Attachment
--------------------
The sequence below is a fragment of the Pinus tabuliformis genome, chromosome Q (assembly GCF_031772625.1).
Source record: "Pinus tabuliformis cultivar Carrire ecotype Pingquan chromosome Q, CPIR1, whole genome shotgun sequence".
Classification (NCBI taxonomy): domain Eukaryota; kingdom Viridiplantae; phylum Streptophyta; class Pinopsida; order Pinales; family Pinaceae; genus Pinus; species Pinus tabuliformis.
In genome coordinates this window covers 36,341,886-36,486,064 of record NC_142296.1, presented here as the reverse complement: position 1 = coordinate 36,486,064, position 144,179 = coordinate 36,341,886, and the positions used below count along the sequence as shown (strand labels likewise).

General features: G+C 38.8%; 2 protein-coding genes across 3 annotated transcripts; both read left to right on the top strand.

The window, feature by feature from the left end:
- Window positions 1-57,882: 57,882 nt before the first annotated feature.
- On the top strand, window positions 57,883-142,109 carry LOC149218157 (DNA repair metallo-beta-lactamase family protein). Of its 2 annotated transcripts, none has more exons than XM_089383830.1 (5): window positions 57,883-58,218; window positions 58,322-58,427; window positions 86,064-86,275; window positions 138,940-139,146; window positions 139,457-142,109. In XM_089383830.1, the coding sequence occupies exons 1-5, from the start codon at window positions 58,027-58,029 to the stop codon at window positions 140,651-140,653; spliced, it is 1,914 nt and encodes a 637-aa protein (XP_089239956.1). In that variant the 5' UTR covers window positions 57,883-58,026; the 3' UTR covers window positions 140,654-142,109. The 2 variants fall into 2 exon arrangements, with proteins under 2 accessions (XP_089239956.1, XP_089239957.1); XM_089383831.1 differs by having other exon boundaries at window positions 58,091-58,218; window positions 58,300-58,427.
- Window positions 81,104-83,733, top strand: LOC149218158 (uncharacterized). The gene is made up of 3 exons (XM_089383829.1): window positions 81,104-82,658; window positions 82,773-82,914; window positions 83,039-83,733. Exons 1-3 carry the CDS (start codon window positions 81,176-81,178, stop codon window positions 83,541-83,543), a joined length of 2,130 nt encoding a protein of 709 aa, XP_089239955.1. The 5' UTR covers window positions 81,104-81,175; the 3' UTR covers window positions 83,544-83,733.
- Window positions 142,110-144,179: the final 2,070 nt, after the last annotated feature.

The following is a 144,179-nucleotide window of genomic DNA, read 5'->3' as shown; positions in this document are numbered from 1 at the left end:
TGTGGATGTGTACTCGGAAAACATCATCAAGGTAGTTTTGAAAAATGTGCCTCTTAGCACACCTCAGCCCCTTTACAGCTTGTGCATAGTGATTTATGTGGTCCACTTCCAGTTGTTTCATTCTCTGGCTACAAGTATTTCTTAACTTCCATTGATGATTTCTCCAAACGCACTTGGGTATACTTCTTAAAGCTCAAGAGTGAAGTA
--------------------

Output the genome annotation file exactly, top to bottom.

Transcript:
The sequence below is a fragment of the Pinus tabuliformis genome, chromosome Q (assembly GCF_031772625.1).
Source record: "Pinus tabuliformis cultivar Carrire ecotype Pingquan chromosome Q, CPIR1, whole genome shotgun sequence".
Classification (NCBI taxonomy): domain Eukaryota; kingdom Viridiplantae; phylum Streptophyta; class Pinopsida; order Pinales; family Pinaceae; genus Pinus; species Pinus tabuliformis.
In genome coordinates this window covers 36,341,886-36,486,064 of record NC_142296.1, presented here as the reverse complement: position 1 = coordinate 36,486,064, position 144,179 = coordinate 36,341,886, and the positions used below count along the sequence as shown (strand labels likewise).

General features: G+C 38.8%; 2 protein-coding genes across 3 annotated transcripts; both read left to right on the top strand.

The window, feature by feature from the left end:
- Window positions 1-57,882: 57,882 nt before the first annotated feature.
- On the top strand, window positions 57,883-142,109 carry LOC149218157 (DNA repair metallo-beta-lactamase family protein). Of its 2 annotated transcripts, none has more exons than XM_089383830.1 (5): window positions 57,883-58,218; window positions 58,322-58,427; window positions 86,064-86,275; window positions 138,940-139,146; window positions 139,457-142,109. In XM_089383830.1, the coding sequence occupies exons 1-5, from the start codon at window positions 58,027-58,029 to the stop codon at window positions 140,651-140,653; spliced, it is 1,914 nt and encodes a 637-aa protein (XP_089239956.1). In that variant the 5' UTR covers window positions 57,883-58,026; the 3' UTR covers window positions 140,654-142,109. The 2 variants fall into 2 exon arrangements, with proteins under 2 accessions (XP_089239956.1, XP_089239957.1); XM_089383831.1 differs by having other exon boundaries at window positions 58,091-58,218; window positions 58,300-58,427.
- Window positions 81,104-83,733, top strand: LOC149218158 (uncharacterized). The gene is made up of 3 exons (XM_089383829.1): window positions 81,104-82,658; window positions 82,773-82,914; window positions 83,039-83,733. Exons 1-3 carry the CDS (start codon window positions 81,176-81,178, stop codon window positions 83,541-83,543), a joined length of 2,130 nt encoding a protein of 709 aa, XP_089239955.1. The 5' UTR covers window positions 81,104-81,175; the 3' UTR covers window positions 83,544-83,733.
- Window positions 142,110-144,179: the final 2,070 nt, after the last annotated feature.

The following is a 144,179-nucleotide window of genomic DNA, read 5'->3' as shown; positions in this document are numbered from 1 at the left end:
TGTGGATGTGTACTCGGAAAACATCATCAAGGTAGTTTTGAAAAATGTGCCTCTTAGCACACCTCAGCCCCTTTACAGCTTGTGCATAGTGATTTATGTGGTCCACTTCCAGTTGTTTCATTCTCTGGCTACAAGTATTTCTTAACTTCCATTGATGATTTCTCCAAACGCACTTGGGTATACTTCTTAAAGCTCAAGAGTGAAGTA